Rogier van der Weyden by Stephan Kemperdick (2013)

‘The most influential painter of the 15th century’ (p.6)

The Northern Renaissance

When I went around the Renaissance wing at the National Gallery in London I found myself drawn again and again to works by the Netherlands and Flemish masters from the so-called ‘Northern Renaissance’ – in particular, Robert Campin (A man and a woman, 1430), Jan van Eyck (The Arnolfini portrait, 1434) and Rogier van der Weyden (The Magdalen Reading, before 1438). There’s something magical about the 1430s and 1440s…

For in 1400 Netherlandish art still shared the late medieval International Style, but in the first third of that century a new school of art arose, led by van Eyck and van der Weyden, which introduced:

  • light and shade used to give people and objects three-dimensionality
  • individualised modelling of faces
  • realistically depicted interiors
  • extensive landscapes in the background extending into the distance

Campin is a shadowy figure, whose name appears in the documentary record and who, only after a lot of research, has been identified by modern scholars with the master of Flemelle. Van Eyck made the sensible career move of signing all his paintings, thus guaranteeing his identity as their creator.

So for centuries after their deaths Van Eyck was seen as the founding father, and many paintings now attributed to others were credited to him. Only in recent generations have Campin and van der Weyden emerged as credible artists in their own right. For both we are only certain of a relatively small number of core works which can definitely be attributed to them – followed by a larger number of works which may be by them or from their workshops – and then an outer nimbus of works which may be by followers, or not connected at all. All these decisions are liable to potentially endless scholarly debate.

Despite controversy at the edges, the core assertion is secure – that these three artists were responsible for introducing a revolutionary new spirit of realism into northern painting, an approach which went on to flower in the next generation of Netherlandish painters – notably Hans Memling (b.1440) and Hugo van der Goes (b.1440).

Given the longevity of Van Eyck’s authentication and fame it’s no surprise that there are scores of books about him. There don’t appear to be any in print about the shadowy figure of Campin, and only one I could find about van der Weyden.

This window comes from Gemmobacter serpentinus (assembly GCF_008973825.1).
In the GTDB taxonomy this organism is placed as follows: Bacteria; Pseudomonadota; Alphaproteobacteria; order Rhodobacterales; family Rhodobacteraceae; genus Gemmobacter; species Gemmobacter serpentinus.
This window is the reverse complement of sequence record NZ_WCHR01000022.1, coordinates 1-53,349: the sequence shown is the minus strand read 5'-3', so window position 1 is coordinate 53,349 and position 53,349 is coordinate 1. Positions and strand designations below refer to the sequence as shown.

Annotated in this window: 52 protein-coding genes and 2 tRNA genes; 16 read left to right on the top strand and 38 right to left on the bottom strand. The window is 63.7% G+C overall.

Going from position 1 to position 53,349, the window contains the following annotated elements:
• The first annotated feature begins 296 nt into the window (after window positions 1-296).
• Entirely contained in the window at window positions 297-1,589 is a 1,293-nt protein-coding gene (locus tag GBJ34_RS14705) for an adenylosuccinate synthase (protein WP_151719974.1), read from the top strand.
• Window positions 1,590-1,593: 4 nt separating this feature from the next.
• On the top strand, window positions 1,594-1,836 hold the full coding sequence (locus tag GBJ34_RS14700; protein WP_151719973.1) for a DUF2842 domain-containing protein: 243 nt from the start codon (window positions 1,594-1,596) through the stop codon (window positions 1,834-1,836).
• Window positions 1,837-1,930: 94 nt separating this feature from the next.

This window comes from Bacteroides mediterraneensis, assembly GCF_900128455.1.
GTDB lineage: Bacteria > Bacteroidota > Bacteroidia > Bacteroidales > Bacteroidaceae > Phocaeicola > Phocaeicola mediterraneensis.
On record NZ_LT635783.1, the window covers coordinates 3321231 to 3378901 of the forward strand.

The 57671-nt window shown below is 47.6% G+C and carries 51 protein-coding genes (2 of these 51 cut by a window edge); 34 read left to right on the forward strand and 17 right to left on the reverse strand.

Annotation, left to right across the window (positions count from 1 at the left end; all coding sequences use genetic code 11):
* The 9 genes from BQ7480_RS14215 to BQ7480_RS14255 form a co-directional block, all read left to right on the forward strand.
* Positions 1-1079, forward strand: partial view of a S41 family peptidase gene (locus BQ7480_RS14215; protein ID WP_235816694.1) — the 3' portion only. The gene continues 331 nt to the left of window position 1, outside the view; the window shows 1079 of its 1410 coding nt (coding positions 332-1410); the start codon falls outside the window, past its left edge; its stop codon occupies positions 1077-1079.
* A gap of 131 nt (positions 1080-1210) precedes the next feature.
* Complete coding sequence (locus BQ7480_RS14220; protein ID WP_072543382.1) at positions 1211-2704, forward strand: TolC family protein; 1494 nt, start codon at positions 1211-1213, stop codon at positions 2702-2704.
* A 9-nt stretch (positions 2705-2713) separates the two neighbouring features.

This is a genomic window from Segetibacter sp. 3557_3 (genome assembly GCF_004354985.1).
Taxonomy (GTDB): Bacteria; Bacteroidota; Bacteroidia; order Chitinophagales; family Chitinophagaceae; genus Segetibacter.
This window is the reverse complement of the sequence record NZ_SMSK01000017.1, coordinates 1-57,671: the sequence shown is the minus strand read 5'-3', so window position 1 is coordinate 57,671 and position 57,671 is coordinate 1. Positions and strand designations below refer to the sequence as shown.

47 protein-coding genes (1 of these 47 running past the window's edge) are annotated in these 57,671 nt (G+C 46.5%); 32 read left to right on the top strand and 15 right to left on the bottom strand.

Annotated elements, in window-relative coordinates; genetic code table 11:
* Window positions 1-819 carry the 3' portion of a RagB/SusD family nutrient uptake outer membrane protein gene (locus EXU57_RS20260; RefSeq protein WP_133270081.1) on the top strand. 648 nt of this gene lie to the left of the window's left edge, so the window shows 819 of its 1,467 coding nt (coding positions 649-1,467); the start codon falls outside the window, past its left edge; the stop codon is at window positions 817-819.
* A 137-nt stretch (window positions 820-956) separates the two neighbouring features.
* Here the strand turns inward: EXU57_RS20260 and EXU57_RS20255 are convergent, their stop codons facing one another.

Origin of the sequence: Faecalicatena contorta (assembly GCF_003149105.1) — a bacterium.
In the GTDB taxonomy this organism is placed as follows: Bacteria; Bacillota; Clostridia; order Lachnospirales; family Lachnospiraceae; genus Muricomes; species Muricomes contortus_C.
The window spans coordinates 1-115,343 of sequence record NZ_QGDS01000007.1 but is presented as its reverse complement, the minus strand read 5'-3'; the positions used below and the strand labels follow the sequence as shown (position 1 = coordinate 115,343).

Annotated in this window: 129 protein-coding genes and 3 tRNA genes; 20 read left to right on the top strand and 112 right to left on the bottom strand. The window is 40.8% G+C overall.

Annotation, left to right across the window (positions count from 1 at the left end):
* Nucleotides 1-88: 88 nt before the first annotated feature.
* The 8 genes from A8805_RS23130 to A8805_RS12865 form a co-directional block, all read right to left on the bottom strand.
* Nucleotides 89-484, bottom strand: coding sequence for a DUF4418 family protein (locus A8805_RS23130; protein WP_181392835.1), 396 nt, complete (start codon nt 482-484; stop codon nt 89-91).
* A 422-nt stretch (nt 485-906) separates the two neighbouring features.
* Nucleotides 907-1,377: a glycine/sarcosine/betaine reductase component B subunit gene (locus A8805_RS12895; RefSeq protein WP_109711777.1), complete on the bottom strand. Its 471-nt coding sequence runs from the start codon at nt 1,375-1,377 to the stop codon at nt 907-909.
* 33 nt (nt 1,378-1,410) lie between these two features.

The book

The book is 140 pages long, printed on glossy paper which brings out the best in the 130 or so glorious full-colour images. There are also ten or so black-and-white reproductions of cartoons and sketches, along with a one-page chronology of Rogier and a handy three-page glossary of terms.

The text goes chronologically through what is known of Rogier’s career, with a final chapter on his reputation and influence. But this narrative is interrupted by 2- or 3-page ‘insets’ on related topics e.g. a useful background on the kingdom of Burgundy, one on how an artist’s workshop of the time functioned, on contemporary manuscript illumination and tapestries, and so on.

It was written and published in German and was translated by Anthea Bell OBE, a prolific translator from French and German who is probably most famous for her translation of the 35 Asterix books.

Rogier van der Weyden

Rogier was born in 1399 or 1400 in French-speaking Tournai in northern France. From 1427 to 1432 there is documentary evidence that he worked as an apprentice in the workshop of master painter Robert Campin. Having ‘graduated’, Rogier moved to Brussels, where he lived and worked till the end of his life in 1464. There are enough scattered mentions of him in old records to be able to sketch out his life story: the birth of a son in 1437; the purchase of a house in 1444; an Italian writer records seeing the Deposition in Ferrara in 1449; the philosopher Nicolas of Cusa mentions seeing Rogier’s (now lost) Scenes of Justice in Brussels and calls him ‘the greatest of painters; the Italian humanist Bartolomeo Fazio mentions that Rogier travelled to Rome in the Jubilee year of 1450; there’s records of a legal dispute with the Italian painter Zanetto Bugatto in 1461; in 1462 he becomes a member of a religious order in Brussels, and lends money to a local monastery; and we know that he died on 18 June 1464 and is buried in the church of St Gudule.